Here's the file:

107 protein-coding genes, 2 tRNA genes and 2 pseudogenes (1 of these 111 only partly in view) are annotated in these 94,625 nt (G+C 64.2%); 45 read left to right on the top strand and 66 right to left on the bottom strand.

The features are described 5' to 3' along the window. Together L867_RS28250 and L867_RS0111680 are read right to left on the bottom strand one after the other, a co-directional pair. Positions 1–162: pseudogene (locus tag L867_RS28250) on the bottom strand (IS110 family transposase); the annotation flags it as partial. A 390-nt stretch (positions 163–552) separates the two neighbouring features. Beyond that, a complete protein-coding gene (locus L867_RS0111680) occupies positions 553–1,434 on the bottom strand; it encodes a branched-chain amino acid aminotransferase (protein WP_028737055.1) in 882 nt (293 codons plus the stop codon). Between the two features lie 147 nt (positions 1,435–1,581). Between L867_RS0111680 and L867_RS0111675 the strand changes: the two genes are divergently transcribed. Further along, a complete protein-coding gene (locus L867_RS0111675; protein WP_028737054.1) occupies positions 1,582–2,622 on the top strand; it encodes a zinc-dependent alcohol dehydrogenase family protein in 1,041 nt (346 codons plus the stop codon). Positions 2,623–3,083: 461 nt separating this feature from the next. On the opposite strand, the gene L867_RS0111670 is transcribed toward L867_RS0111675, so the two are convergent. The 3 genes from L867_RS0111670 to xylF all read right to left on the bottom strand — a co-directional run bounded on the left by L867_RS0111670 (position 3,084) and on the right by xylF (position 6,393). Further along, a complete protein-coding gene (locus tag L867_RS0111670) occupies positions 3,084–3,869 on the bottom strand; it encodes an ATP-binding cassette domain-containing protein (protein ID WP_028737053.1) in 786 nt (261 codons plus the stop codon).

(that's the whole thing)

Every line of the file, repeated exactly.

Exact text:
107 protein-coding genes, 2 tRNA genes and 2 pseudogenes (1 of these 111 only partly in view) are annotated in these 94,625 nt (G+C 64.2%); 45 read left to right on the top strand and 66 right to left on the bottom strand.

The features are described 5' to 3' along the window. Together L867_RS28250 and L867_RS0111680 are read right to left on the bottom strand one after the other, a co-directional pair. Positions 1–162: pseudogene (locus tag L867_RS28250) on the bottom strand (IS110 family transposase); the annotation flags it as partial. A 390-nt stretch (positions 163–552) separates the two neighbouring features. Beyond that, a complete protein-coding gene (locus L867_RS0111680) occupies positions 553–1,434 on the bottom strand; it encodes a branched-chain amino acid aminotransferase (protein WP_028737055.1) in 882 nt (293 codons plus the stop codon). Between the two features lie 147 nt (positions 1,435–1,581). Between L867_RS0111680 and L867_RS0111675 the strand changes: the two genes are divergently transcribed. Further along, a complete protein-coding gene (locus L867_RS0111675; protein WP_028737054.1) occupies positions 1,582–2,622 on the top strand; it encodes a zinc-dependent alcohol dehydrogenase family protein in 1,041 nt (346 codons plus the stop codon). Positions 2,623–3,083: 461 nt separating this feature from the next. On the opposite strand, the gene L867_RS0111670 is transcribed toward L867_RS0111675, so the two are convergent. The 3 genes from L867_RS0111670 to xylF all read right to left on the bottom strand — a co-directional run bounded on the left by L867_RS0111670 (position 3,084) and on the right by xylF (position 6,393). Further along, a complete protein-coding gene (locus tag L867_RS0111670) occupies positions 3,084–3,869 on the bottom strand; it encodes an ATP-binding cassette domain-containing protein (protein ID WP_028737053.1) in 786 nt (261 codons plus the stop codon).